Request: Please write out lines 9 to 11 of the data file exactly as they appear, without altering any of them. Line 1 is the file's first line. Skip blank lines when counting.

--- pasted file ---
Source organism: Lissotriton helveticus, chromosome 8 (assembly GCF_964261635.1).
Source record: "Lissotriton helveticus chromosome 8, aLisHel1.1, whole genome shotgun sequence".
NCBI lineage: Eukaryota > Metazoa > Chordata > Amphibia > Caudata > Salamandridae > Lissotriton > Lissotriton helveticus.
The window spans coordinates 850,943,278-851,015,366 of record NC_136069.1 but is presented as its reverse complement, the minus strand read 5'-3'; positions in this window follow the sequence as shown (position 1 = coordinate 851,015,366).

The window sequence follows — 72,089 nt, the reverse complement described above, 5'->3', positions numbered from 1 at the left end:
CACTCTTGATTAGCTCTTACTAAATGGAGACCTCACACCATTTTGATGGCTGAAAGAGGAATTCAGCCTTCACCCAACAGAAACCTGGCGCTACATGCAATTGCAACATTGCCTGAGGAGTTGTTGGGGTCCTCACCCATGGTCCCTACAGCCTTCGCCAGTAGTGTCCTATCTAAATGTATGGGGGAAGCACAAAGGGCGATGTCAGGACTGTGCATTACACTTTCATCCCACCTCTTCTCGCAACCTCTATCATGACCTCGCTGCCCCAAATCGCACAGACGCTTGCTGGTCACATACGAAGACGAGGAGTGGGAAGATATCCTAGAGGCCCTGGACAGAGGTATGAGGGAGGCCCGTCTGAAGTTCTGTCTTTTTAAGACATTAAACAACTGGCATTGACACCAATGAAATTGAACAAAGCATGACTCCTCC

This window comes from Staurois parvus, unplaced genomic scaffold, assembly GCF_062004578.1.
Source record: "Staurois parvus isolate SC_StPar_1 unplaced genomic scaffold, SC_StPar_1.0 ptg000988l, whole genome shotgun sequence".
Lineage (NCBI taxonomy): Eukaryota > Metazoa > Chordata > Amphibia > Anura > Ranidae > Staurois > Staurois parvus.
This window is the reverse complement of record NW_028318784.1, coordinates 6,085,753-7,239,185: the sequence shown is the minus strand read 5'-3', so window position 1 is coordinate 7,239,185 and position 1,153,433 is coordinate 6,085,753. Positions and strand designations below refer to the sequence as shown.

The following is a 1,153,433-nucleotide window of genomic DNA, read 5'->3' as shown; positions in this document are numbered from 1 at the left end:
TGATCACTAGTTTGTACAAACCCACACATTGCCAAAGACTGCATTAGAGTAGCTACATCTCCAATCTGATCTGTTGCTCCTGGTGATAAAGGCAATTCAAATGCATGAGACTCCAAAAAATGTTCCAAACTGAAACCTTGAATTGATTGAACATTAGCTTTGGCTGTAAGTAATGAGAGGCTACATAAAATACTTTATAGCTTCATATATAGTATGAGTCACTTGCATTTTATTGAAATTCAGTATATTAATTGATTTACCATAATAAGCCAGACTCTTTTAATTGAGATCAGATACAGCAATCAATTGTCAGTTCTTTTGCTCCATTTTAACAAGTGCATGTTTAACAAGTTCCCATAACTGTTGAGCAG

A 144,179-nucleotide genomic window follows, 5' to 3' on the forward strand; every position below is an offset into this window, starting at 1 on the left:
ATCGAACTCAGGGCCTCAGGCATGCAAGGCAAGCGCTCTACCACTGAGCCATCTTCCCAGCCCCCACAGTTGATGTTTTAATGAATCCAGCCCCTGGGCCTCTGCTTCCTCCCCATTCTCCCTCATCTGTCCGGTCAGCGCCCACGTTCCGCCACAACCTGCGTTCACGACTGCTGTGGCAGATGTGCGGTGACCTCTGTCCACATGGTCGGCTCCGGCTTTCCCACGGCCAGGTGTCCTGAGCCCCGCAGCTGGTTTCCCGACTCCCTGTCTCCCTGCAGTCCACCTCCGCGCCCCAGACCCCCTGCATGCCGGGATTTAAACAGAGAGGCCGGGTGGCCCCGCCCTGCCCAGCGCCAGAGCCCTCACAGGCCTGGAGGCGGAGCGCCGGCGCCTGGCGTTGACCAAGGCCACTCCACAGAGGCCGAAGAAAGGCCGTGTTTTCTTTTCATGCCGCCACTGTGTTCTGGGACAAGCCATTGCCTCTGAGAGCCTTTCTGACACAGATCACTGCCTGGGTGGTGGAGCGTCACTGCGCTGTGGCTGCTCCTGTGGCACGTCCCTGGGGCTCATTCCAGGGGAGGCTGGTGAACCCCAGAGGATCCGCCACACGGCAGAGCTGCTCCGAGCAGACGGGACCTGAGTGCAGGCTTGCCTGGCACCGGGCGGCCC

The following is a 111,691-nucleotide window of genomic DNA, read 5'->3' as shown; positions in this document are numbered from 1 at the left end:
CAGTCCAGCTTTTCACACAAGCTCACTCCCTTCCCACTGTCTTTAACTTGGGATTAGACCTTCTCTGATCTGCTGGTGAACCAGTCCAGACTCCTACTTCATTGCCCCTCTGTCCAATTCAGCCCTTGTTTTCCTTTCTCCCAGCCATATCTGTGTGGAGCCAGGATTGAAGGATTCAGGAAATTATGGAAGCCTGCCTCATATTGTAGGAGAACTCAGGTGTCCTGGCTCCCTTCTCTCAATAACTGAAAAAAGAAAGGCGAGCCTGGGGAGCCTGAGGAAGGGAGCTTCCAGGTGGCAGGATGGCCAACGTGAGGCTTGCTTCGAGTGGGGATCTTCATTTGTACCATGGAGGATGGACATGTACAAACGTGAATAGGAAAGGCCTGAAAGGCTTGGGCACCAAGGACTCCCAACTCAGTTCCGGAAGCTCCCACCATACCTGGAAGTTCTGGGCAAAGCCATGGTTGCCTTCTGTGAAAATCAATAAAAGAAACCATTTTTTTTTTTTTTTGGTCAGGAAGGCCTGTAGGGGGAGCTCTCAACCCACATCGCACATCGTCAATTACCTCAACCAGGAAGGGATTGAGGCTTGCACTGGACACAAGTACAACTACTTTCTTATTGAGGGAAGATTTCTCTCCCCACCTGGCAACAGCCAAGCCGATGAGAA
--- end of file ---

Lineage (NCBI taxonomy): Eukaryota > Metazoa > Chordata > Amphibia > Anura > Ranidae > Staurois > Staurois parvus.
This window is the reverse complement of record NW_028318784.1, coordinates 6,085,753-7,239,185: the sequence shown is the minus strand read 5'-3', so window position 1 is coordinate 7,239,185 and position 1,153,433 is coordinate 6,085,753. Positions and strand designations below refer to the sequence as shown.

The following is a 1,153,433-nucleotide window of genomic DNA, read 5'->3' as shown; positions in this document are numbered from 1 at the left end: